I just read a new study that claims the average pregnancy is not 40 weeks, but rather 41 1/2. Great. I feel like we just got another couple of years tacked on to our life sentence.
Regardless, a healthy woman should gain between 25 and 35 pounds over the course of a pregnancy. A few years back, I saw a woman—let’s call her Sharon—gain roughly 70 pounds. She didn’t look like Sharon; she looked like a person who had eaten Sharon. With a side of fries. She was predictably miserable. Her wedding ring went in a drawer for nine months because her finger was too bloated to accommodate it. I recall the moment she realized she could no longer cross her legs. “Well, shit,” she said, trying to locate her feet for a few seconds. Then she went back to looking miserable.
Where did all the weight come from? The breakdown is usually something like this:
Baby: 7 pounds
Placenta: 1 pound
Amniotic fluid: 2 pounds
Bulked-up uterus: 2 pounds
Extra blood volume: 4 pounds
Bigger breast tissue: 2 pounds
Various other retained fluids: 4 pounds
Extra fat stored up: 7 pounds
Those last two were probably the biggies for Sharon. God knows how much fluid rushed out of her when she gave birth, but I heard the nurses were wearing galoshes. And the fat? Within two months, it was a distant memory for Sharon, and she looked terrific. But, needless to say, she did not have another baby.
* * *
Sarah is right on track with the weight gain so far, but her full-body itchy-scratchies have has gotten worse. She was so uncomfortable she dragged me the other day to Whole Foods to buy some kind of super-lotion with flaxseed oil or Chamomile or something. That night, she rubbed it all over her and the complaining stopped. Then she started complaining about how long it took to rub it all over her, and stopped using it.
An even bigger problem at the moment: undergarments. Everything is too tight, and such clothing is not conducive to a happy pregnancy. Under normal circumstances, women’s underwear is usually some frail little piece of cotton so sad and insubstantial that you couldn’t wipe the stove with it. The bras, from what I can tell, never fit right, and as a result are abused, stretched out, and leave red marks all over the place. But I’ve seen maternity underwear before. (Don’t ask). From what I gather, it consists of massive, complicated-looking bras with all kinds of snaps and straps and zippers, and underwear that could shelter entire tribes of Pygmies. The best present Sarah has received thus far (she gave it to herself, but still) is a three-pack of huge maternity underwear from Target. Thanks to these uber-panties, her quality of life down there has skyrocketed. And if I haven’t realized by now that my quality of life is directly tied to her quality of life down there, I don’t deserve a child.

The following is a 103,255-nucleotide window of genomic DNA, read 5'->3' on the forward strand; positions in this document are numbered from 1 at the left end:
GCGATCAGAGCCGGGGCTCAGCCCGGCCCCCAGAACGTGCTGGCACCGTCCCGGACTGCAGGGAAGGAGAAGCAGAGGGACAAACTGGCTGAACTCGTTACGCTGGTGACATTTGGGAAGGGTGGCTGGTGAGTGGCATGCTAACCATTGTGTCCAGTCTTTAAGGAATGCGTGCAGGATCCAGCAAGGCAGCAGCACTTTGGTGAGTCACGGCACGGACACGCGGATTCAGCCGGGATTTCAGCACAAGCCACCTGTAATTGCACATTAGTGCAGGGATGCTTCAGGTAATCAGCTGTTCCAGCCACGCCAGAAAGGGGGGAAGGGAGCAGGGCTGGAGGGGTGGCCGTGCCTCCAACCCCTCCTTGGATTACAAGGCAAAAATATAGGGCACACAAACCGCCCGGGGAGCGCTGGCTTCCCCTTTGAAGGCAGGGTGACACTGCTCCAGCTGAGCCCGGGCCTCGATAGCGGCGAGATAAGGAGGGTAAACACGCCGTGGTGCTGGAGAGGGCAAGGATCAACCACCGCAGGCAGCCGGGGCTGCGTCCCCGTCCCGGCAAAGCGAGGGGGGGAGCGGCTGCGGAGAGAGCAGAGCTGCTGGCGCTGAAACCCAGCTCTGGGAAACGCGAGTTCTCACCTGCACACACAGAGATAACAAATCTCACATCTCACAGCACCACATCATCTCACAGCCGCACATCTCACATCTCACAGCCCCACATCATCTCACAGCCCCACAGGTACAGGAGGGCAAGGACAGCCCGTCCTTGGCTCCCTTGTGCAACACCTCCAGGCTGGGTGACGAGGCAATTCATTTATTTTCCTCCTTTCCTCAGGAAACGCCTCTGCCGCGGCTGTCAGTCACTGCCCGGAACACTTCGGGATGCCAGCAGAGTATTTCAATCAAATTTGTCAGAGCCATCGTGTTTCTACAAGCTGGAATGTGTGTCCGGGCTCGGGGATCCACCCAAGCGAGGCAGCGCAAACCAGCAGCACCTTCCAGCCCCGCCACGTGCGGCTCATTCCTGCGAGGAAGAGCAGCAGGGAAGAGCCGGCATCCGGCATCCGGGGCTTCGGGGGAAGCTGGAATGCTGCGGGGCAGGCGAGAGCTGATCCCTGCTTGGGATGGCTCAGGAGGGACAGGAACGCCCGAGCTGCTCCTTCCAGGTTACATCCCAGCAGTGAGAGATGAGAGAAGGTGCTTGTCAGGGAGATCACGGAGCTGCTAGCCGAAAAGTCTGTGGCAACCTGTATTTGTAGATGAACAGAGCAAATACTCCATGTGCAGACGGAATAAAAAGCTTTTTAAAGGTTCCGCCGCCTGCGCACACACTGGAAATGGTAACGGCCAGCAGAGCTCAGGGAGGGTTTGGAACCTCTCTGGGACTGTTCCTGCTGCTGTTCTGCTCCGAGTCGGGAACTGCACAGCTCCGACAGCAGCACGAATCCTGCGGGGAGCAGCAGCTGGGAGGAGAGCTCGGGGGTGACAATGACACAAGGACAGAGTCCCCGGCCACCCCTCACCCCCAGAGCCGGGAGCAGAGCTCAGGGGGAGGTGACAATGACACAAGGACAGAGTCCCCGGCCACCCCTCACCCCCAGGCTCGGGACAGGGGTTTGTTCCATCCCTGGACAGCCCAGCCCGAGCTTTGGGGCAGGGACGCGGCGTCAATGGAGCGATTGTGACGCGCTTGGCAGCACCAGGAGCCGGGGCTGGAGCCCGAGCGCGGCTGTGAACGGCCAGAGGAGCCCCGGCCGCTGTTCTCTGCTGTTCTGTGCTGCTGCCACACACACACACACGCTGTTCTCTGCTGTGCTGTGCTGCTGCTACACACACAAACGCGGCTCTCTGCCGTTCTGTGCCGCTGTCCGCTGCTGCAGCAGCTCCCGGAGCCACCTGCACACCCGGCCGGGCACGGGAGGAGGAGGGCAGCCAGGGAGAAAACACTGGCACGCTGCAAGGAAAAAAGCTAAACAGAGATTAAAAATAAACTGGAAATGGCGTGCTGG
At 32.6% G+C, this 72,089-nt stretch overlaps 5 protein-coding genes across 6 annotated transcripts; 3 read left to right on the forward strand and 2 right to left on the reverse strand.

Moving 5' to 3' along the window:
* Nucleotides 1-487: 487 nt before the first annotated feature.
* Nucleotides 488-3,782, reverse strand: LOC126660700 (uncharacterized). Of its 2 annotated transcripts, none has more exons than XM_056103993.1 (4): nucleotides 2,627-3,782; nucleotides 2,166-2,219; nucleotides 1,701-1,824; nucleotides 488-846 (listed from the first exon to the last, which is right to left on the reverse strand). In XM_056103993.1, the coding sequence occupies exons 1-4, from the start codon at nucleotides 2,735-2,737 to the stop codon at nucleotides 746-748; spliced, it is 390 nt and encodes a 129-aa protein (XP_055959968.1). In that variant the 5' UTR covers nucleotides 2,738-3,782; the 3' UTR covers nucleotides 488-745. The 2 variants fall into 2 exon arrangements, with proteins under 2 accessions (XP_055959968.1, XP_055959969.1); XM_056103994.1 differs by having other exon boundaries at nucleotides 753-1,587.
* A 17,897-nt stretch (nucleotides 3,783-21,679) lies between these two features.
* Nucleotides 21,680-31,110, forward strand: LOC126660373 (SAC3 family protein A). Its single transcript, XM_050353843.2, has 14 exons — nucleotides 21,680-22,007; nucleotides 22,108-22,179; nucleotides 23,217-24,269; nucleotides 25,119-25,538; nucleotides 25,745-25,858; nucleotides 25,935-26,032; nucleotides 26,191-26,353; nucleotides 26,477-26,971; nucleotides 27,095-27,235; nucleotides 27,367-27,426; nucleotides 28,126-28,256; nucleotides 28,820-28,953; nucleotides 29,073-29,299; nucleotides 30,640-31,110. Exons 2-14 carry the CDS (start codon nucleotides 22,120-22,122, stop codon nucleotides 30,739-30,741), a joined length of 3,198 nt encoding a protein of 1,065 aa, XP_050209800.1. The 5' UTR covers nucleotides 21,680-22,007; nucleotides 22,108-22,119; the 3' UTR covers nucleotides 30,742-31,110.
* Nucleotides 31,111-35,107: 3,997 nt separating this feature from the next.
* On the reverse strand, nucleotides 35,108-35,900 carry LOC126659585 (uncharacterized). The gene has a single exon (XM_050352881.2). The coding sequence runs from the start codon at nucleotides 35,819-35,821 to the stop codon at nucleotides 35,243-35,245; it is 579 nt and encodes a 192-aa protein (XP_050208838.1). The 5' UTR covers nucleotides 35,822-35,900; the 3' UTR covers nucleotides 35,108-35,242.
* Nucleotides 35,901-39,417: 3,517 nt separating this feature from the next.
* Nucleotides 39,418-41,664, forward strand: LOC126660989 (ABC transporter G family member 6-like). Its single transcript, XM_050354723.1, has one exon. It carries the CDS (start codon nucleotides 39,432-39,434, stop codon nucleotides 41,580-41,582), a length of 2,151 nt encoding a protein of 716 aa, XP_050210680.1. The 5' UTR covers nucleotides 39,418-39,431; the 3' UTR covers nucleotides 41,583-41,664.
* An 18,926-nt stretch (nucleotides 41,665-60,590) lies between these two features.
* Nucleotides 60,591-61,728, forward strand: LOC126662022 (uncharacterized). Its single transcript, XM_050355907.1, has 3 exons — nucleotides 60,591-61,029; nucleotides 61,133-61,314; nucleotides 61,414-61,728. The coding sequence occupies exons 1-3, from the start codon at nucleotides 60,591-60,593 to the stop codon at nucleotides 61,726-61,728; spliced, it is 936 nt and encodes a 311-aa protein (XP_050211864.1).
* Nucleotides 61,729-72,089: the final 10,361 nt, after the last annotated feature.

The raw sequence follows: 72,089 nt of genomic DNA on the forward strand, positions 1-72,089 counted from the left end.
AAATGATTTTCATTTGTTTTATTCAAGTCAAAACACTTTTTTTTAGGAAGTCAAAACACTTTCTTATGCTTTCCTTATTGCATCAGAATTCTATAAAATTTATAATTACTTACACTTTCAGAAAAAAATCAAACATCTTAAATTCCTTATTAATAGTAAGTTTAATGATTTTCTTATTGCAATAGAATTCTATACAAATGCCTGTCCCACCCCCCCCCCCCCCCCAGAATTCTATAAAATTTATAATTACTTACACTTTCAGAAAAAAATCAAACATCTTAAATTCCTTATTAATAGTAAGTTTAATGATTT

* * *
In Bradley class today, Denyse had all the husbands lay on the floor. “Guys, get in the same position that your wife sleeps in,” she said. “Now, ladies: I want you to give your husbands a full-body massage to show how you want to be massaged tonight.”
As my wife’s rough hands started digging into my calves, it occurred to me that this was the first massage she had ever given me. Within minutes, I prayed it would be the last. Her fingers were like ten cold hard meat tenderizers beating and pinching my defenseless flesh into submission. I thought I was going to throw up. When she was through, I felt like I had aged ten years.
If I massage her tonight like she massaged me on that floor, I don’t know if she, or our marriage, could survive.